Second Amendment Mercenaries
Michigan – -(AmmoLand.com)- Part of my job as Founder is to extend invitations for people to speak at these events. Recently, I invited a famous Second Amendment activist. I asked him to spend five minutes on stage. He said he would be very happy and honored to attend the Second Amendment March … but only if we paid him $40,000.
Color me stunned.
I have known this man for years and it just never occurred to me that he charged money to exhibit patriotism. I didn't know anyone was able to make money on the Second Amendment. It's always been a big loss for me. But then, I'm not in it for the money. I'm in it for my freedom.
Color me naive.
He also insisted on two “first class”, round trip tickets to and from the event. Hmmm, makes sense I suppose. (You certainly can't expect a patriot to fly coach. Personally, I've never flown first class, though I'd like to try it once before I die.)
Color me foolish.
But wait! There's more! He also wanted room and board at a luxury hotel and to be driven to and from the event. (I've never been inside a limousine, though I've seen them drive by and often wondered what they were like. I think I'd like to look inside one of those too, before I die of course.)
Color me silly.
I always thought that all Second Amendment advocates were like me; they worked hard, tirelesly, fighting for their freedom, shoulder to shoulder beside their fellow Americans. Apparently I was wrong. There are two classes of patriots in America: the rich ones and the poor ones. I would be … the latter.
But that's okay by me and I'll tell you why. It's because I'm in good company. I'm organizing a march on Washington DC to celebrate my Second Amendment freedom, and it's the common people like you and I who are making it work. We don't have big sponsors – not a single one. All those rich ammo and firearms manufacturers who are making record profits? They haven't donated a penny to the Second Amendment March. They're getting rich off the backs of the commoners struggling to keep their freedom, but they refuse to ante up, even while thousands of little people like you and I donate our measly 10 or 20 dollars to the cause. But it's those little donations that are adding up and keeping us alive; it's five dollars from a house wife in Nebraska, a dollar from a pig farmer in Iowa, a ten spot from a New Jersey cab driver, and an occasional 50-dollar bill from a doctor or a lawyer.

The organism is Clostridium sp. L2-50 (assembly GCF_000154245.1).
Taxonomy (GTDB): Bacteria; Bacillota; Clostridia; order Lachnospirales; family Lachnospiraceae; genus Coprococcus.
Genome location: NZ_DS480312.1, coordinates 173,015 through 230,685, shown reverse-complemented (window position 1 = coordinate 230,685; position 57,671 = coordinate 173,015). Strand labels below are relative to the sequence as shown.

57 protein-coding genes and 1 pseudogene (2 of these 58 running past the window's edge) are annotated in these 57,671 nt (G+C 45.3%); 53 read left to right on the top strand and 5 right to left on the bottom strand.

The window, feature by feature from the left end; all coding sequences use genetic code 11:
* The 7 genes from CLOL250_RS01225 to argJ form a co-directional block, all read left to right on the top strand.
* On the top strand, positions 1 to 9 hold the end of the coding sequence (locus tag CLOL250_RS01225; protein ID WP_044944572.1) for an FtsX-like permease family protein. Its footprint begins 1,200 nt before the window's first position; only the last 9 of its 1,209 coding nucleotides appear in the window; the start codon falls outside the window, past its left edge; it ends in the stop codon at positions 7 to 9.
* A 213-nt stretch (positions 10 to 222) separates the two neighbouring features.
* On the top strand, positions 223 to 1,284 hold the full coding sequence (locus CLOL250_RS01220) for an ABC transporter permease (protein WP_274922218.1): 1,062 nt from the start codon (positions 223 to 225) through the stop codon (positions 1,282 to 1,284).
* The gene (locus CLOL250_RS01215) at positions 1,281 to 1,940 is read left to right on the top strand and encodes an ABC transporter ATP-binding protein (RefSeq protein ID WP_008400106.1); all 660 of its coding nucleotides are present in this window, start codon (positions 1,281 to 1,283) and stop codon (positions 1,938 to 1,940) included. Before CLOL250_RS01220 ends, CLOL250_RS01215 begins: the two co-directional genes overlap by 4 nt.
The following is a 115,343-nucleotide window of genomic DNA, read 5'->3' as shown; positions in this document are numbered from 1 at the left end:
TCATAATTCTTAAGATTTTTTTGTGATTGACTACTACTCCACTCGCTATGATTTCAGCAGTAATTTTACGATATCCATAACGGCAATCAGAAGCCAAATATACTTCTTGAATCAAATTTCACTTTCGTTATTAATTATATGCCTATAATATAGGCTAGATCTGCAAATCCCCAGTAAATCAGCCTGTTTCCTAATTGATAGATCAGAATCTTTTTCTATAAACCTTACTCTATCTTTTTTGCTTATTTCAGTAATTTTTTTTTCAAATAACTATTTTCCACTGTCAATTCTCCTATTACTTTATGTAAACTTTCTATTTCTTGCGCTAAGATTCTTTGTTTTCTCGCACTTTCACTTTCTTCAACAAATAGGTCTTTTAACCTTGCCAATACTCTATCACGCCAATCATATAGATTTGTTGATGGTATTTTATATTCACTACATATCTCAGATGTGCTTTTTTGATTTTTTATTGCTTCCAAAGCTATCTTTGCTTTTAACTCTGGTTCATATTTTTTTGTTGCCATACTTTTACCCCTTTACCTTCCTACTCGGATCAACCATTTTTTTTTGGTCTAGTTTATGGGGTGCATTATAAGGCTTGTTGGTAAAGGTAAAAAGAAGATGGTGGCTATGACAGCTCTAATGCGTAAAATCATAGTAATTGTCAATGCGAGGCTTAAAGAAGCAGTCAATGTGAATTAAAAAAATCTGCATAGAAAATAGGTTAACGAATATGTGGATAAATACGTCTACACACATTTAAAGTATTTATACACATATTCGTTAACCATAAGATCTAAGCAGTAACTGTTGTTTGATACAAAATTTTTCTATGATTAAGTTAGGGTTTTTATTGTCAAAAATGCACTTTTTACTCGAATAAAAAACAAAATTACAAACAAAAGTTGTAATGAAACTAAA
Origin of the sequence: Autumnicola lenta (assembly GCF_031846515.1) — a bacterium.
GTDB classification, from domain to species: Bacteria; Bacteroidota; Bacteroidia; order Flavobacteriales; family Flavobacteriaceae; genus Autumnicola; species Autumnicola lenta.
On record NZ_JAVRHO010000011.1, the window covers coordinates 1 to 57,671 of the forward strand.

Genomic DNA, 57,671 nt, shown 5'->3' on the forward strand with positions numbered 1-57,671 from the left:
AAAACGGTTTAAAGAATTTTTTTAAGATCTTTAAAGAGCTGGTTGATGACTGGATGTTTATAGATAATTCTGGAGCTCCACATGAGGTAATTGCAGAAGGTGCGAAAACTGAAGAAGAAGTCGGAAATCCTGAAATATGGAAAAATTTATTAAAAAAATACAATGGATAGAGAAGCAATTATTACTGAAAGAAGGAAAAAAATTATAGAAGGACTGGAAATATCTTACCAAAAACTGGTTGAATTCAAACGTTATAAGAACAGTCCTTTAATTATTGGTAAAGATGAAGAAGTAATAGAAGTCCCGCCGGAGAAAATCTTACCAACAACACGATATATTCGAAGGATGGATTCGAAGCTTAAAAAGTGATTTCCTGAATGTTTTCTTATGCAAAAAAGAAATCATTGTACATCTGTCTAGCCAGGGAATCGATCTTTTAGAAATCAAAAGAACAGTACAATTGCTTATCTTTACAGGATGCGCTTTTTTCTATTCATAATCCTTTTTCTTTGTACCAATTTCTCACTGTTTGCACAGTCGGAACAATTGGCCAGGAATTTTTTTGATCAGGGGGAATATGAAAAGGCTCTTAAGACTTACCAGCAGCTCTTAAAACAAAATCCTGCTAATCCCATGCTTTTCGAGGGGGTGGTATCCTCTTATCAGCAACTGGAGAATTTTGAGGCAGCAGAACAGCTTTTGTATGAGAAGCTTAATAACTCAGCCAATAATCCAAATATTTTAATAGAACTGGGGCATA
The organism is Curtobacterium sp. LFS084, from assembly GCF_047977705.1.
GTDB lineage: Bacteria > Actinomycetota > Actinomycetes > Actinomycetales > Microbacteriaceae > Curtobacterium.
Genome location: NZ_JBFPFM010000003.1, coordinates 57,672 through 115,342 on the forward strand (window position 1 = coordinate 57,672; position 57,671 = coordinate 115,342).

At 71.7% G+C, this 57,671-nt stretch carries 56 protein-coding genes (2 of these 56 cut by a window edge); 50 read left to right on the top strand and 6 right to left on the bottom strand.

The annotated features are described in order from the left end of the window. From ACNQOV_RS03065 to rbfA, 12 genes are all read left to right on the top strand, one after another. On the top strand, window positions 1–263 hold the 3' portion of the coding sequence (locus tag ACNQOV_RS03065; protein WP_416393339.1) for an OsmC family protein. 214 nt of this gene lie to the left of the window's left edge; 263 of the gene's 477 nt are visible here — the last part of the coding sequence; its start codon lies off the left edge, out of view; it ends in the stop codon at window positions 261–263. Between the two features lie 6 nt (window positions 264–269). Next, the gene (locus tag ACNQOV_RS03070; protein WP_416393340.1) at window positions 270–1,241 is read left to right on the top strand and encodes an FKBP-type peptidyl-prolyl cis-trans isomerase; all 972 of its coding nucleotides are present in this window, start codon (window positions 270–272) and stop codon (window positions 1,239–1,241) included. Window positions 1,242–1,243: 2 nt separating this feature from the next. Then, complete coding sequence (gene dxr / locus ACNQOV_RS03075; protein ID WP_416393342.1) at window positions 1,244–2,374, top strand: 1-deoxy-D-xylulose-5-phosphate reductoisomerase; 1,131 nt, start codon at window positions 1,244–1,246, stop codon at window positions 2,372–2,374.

During an economic depression, it's always the little people that end up doing most of the living and giving and fighting in this country. It has always been that way. My experience has been that if you aren't generous when you're poor, then you'll still be selfish when you're rich.
To me, the best soldiers are the ones who fight based on their convictions, not on their financial bottom line. In the first American revolution, the British hired mercenaries to fight for them and they were beaten in the end by farmers and shopkeepers and blacksmiths who shot at them from behind rocks and trees. Many American soldiers were ill-equipped, ill-fed, and poorly trained. But they had something that mercenaries do not. Heart!
And that's why the Second Amendment March will prevail. We are a grassroots effort composed of men and women with conviction, courage and indomitable character. Yeah, sure, it would be easier if the rich people helped us fight for freedom, but, with or without them, it's going to happen. Come April 19th all us little people will be on the National Mall fighting for our right to keep and bear arms.
Color me proud.
And you know what? Now that I've had a chance to think about it, that rich and famous Second Amendment mercenary, the one who wants $40,000 to attend? He's no longer invited. I'd rather be with “real” people like you and I.
The mission of the Second Amendment March is to galvanize the courage and resolve of Americans; to petition our elected officials against establishing anti-gun legislation; and to remind America that the Second Amendment is necessary to maintain our right to self defense.